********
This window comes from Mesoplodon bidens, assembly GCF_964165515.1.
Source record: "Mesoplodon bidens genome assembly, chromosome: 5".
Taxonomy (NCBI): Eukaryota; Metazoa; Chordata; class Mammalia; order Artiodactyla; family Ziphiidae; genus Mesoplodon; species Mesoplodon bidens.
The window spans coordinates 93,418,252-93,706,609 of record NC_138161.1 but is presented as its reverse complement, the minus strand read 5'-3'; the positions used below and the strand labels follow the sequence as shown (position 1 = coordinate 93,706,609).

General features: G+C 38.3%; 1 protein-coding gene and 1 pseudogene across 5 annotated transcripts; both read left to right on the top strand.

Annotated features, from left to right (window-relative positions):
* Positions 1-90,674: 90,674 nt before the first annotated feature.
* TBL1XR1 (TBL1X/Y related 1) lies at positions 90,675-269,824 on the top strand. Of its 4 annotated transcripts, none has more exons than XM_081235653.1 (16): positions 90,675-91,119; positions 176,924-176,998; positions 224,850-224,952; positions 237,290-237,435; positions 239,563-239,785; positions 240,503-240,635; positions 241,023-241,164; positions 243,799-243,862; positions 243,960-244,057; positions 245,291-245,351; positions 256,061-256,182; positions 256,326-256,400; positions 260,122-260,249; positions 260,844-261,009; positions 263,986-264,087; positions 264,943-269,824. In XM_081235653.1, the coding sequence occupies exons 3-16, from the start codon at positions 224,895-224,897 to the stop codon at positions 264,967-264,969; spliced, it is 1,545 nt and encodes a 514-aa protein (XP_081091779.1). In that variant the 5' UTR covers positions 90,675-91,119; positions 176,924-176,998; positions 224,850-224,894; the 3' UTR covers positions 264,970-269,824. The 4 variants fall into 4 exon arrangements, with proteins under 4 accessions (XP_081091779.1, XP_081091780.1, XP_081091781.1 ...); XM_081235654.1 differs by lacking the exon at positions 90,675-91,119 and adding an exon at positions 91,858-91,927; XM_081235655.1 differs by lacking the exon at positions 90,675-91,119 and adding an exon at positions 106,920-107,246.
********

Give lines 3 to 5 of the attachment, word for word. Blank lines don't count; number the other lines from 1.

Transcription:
Taxonomy (NCBI): Eukaryota; Metazoa; Chordata; class Mammalia; order Artiodactyla; family Ziphiidae; genus Mesoplodon; species Mesoplodon bidens.
The window spans coordinates 93,418,252-93,706,609 of record NC_138161.1 but is presented as its reverse complement, the minus strand read 5'-3'; the positions used below and the strand labels follow the sequence as shown (position 1 = coordinate 93,706,609).

General features: G+C 38.3%; 1 protein-coding gene and 1 pseudogene across 5 annotated transcripts; both read left to right on the top strand.